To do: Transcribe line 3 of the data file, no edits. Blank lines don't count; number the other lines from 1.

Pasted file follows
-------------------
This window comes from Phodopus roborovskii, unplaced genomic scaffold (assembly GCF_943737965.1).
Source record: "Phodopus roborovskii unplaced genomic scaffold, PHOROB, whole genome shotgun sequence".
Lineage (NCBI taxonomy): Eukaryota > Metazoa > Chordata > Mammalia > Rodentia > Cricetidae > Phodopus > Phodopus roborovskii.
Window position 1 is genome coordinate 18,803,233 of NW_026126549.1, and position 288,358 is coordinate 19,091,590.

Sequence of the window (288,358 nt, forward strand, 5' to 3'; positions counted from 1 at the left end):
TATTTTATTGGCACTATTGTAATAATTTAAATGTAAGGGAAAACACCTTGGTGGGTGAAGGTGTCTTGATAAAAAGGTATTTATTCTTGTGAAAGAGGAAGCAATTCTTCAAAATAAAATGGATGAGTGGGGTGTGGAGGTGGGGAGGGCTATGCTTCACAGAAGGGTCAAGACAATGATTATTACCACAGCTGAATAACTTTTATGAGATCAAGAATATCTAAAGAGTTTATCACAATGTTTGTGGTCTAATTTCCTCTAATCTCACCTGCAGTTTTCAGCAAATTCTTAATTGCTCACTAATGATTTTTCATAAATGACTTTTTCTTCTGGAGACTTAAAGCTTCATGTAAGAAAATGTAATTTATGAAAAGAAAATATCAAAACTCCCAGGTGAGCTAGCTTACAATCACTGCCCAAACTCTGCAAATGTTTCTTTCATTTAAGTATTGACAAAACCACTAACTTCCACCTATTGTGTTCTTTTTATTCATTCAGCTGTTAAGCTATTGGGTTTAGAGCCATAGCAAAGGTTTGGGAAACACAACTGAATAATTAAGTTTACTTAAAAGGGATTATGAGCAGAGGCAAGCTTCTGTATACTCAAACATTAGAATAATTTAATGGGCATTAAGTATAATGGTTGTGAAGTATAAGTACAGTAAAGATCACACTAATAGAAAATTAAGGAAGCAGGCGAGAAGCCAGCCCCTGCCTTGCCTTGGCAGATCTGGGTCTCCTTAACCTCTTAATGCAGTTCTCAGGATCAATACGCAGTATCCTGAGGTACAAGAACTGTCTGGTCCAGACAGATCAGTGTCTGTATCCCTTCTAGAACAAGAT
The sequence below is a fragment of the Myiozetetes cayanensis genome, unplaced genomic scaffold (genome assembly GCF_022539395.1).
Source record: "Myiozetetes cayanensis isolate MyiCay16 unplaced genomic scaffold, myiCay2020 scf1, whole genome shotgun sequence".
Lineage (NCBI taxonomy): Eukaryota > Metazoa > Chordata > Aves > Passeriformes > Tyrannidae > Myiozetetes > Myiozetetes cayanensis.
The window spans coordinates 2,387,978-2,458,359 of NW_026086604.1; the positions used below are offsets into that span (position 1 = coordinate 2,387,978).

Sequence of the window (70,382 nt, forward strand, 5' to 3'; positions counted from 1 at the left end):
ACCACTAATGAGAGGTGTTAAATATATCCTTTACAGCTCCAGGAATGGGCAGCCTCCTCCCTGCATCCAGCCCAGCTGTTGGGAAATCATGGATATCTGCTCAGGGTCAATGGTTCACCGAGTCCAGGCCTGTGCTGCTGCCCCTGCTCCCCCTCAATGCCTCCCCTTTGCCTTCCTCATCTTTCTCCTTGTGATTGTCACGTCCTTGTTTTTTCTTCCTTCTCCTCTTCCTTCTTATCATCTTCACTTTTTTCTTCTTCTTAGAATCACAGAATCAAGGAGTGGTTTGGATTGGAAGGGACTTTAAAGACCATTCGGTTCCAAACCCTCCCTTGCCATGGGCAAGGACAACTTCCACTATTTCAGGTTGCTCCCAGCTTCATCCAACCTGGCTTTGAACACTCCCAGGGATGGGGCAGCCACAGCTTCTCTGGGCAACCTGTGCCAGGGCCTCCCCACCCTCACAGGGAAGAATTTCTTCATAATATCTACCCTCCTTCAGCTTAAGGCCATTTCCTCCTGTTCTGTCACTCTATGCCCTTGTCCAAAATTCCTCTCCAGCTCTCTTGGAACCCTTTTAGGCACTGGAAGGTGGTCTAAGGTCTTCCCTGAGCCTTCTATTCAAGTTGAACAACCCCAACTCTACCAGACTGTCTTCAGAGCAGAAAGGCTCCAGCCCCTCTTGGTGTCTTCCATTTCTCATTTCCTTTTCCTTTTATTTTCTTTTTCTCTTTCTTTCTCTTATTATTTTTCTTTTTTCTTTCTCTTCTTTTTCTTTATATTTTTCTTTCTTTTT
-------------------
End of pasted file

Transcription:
Lineage (NCBI taxonomy): Eukaryota > Metazoa > Chordata > Mammalia > Rodentia > Cricetidae > Phodopus > Phodopus roborovskii.